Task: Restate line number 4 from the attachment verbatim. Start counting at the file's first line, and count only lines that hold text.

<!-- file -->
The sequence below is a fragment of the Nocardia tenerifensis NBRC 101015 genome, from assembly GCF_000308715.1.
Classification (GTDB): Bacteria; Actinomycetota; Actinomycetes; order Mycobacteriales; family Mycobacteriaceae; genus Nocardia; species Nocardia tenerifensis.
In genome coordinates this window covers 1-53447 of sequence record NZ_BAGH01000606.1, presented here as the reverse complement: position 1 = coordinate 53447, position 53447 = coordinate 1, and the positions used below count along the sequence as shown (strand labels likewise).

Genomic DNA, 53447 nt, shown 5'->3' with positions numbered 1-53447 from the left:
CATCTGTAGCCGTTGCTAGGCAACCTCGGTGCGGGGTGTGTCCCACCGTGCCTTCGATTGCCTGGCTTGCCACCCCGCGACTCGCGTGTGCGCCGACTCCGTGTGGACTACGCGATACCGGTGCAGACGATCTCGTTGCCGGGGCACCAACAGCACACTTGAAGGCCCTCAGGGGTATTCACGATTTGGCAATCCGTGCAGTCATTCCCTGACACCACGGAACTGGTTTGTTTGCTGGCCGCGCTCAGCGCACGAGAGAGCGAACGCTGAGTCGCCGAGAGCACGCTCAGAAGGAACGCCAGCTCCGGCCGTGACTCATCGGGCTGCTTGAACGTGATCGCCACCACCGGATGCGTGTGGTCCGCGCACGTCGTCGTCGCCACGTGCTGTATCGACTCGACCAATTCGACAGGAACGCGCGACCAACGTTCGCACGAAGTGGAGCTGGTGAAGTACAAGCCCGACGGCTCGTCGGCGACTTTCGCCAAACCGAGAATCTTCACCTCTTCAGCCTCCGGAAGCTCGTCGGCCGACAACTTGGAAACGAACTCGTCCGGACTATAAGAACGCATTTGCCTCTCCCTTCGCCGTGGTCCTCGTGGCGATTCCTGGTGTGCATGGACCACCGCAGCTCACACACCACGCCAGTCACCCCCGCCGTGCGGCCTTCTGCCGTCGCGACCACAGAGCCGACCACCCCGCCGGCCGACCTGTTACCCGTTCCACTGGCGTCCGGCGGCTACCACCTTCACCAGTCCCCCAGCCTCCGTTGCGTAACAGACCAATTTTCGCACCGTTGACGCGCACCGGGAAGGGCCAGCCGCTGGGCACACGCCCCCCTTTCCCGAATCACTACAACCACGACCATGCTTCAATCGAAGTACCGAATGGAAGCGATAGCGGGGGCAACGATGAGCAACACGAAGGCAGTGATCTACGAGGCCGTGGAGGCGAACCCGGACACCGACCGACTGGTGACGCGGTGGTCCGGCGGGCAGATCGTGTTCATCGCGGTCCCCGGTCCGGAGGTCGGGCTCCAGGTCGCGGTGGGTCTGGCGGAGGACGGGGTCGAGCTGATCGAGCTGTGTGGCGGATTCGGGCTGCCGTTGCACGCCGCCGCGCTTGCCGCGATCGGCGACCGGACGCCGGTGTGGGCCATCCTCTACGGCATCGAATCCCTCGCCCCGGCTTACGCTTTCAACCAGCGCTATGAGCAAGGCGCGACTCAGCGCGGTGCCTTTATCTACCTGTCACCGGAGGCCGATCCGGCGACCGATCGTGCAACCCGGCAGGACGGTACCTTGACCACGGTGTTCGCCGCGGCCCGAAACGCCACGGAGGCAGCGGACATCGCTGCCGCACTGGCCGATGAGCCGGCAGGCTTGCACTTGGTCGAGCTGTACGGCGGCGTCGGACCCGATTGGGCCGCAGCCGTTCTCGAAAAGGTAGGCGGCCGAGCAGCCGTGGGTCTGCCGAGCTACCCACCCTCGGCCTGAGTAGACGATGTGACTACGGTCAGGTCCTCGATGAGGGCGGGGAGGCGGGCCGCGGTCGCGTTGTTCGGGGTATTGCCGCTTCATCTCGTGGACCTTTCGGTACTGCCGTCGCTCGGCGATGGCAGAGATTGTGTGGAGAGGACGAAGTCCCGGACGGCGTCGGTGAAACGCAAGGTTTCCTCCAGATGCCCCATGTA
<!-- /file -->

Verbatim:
Genomic DNA, 53447 nt, shown 5'->3' with positions numbered 1-53447 from the left: